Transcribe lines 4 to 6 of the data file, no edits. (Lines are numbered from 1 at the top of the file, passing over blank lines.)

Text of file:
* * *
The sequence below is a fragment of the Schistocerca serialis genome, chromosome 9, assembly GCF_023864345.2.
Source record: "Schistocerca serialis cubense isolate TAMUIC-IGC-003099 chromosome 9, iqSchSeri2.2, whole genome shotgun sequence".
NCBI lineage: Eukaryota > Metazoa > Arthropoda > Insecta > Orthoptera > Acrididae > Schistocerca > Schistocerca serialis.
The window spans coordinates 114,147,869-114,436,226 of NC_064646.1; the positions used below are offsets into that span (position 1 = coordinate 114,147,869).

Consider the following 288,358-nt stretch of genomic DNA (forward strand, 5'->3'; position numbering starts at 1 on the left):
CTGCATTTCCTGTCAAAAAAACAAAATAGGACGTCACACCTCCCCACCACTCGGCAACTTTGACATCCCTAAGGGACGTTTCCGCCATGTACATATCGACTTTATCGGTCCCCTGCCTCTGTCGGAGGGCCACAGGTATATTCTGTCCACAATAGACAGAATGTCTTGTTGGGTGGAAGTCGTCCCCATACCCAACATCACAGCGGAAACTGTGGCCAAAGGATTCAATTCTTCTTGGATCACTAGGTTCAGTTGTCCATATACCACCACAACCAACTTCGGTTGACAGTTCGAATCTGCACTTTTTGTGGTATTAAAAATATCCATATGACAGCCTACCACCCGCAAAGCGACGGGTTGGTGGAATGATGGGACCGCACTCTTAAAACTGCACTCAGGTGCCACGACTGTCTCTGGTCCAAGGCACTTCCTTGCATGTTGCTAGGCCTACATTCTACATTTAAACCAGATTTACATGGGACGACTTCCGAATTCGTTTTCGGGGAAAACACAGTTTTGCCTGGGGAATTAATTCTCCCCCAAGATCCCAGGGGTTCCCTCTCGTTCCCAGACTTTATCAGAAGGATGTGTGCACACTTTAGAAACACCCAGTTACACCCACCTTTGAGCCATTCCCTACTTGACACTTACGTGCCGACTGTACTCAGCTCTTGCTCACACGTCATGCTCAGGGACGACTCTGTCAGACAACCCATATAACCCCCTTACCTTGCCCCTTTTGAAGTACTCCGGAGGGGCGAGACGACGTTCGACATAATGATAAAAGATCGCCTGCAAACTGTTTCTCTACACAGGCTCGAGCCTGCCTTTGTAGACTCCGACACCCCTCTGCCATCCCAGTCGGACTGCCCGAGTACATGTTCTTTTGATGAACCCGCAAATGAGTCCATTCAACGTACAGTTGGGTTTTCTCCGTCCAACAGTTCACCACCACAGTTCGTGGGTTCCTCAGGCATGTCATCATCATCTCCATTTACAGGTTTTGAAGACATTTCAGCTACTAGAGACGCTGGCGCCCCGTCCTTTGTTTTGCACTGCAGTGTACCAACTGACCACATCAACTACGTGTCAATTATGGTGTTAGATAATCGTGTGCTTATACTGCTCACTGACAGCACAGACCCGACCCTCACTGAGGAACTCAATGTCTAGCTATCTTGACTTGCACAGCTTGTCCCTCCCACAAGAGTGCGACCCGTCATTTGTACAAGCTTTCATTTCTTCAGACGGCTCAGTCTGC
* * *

The window spans coordinates 114,147,869-114,436,226 of NC_064646.1; the positions used below are offsets into that span (position 1 = coordinate 114,147,869).

Consider the following 288,358-nt stretch of genomic DNA (forward strand, 5'->3'; position numbering starts at 1 on the left):
CTGCATTTCCTGTCAAAAAAACAAAATAGGACGTCACACCTCCCCACCACTCGGCAACTTTGACATCCCTAAGGGACGTTTCCGCCATGTACATATCGACTTTATCGGTCCCCTGCCTCTGTCGGAGGGCCACAGGTATATTCTGTCCACAATAGACAGAATGTCTTGTTGGGTGGAAGTCGTCCCCATACCCAACATCACAGCGGAAACTGTGGCCAAAGGATTCAATTCTTCTTGGATCACTAGGTTCAGTTGTCCATATACCACCACAACCAACTTCGGTTGACAGTTCGAATCTGCACTTTTTGTGGTATTAAAAATATCCATATGACAGCCTACCACCCGCAAAGCGACGGGTTGGTGGAATGATGGGACCGCACTCTTAAAACTGCACTCAGGTGCCACGACTGTCTCTGGTCCAAGGCACTTCCTTGCATGTTGCTAGGCCTACATTCTACATTTAAACCAGATTTACATGGGACGACTTCCGAATTCGTTTTCGGGGAAAACACAGTTTTGCCTGGGGAATTAATTCTCCCCCAAGATCCCAGGGGTTCCCTCTCGTTCCCAGACTTTATCAGAAGGATGTGTGCACACTTTAGAAACACCCAGTTACACCCACCTTTGAGCCATTCCCTACTTGACACTTACGTGCCGACTGTACTCAGCTCTTGCTCACACGTCATGCTCAGGGACGACTCTGTCAGACAACCCATATAACCCCCTTACCTTGCCCCTTTTGAAGTACTCCGGAGGGGCGAGACGACGTTCGACATAATGATAAAAGATCGCCTGCAAACTGTTTCTCTACACAGGCTCGAGCCTGCCTTTGTAGACTCCGACACCCCTCTGCCATCCCAGTCGGACTGCCCGAGTACATGTTCTTTTGATGAACCCGCAAATGAGTCCATTCAACGTACAGTTGGGTTTTCTCCGTCCAACAGTTCACCACCACAGTTCGTGGGTTCCTCAGGCATGTCATCATCATCTCCATTTACAGGTTTTGAAGACATTTCAGCTACTAGAGACGCTGGCGCCCCGTCCTTTGTTTTGCACTGCAGTGTACCAACTGACCACATCAACTACGTGTCAATTATGGTGTTAGATAATCGTGTGCTTATACTGCTCACTGACAGCACAGACCCGACCCTCACTGAGGAACTCAATGTCTAGCTATCTTGACTTGCACAGCTTGTCCCTCCCACAAGAGTGCGACCCGTCATTTGTACAAGCTTTCATTTCTTCAGACGGCTCAGTCTGC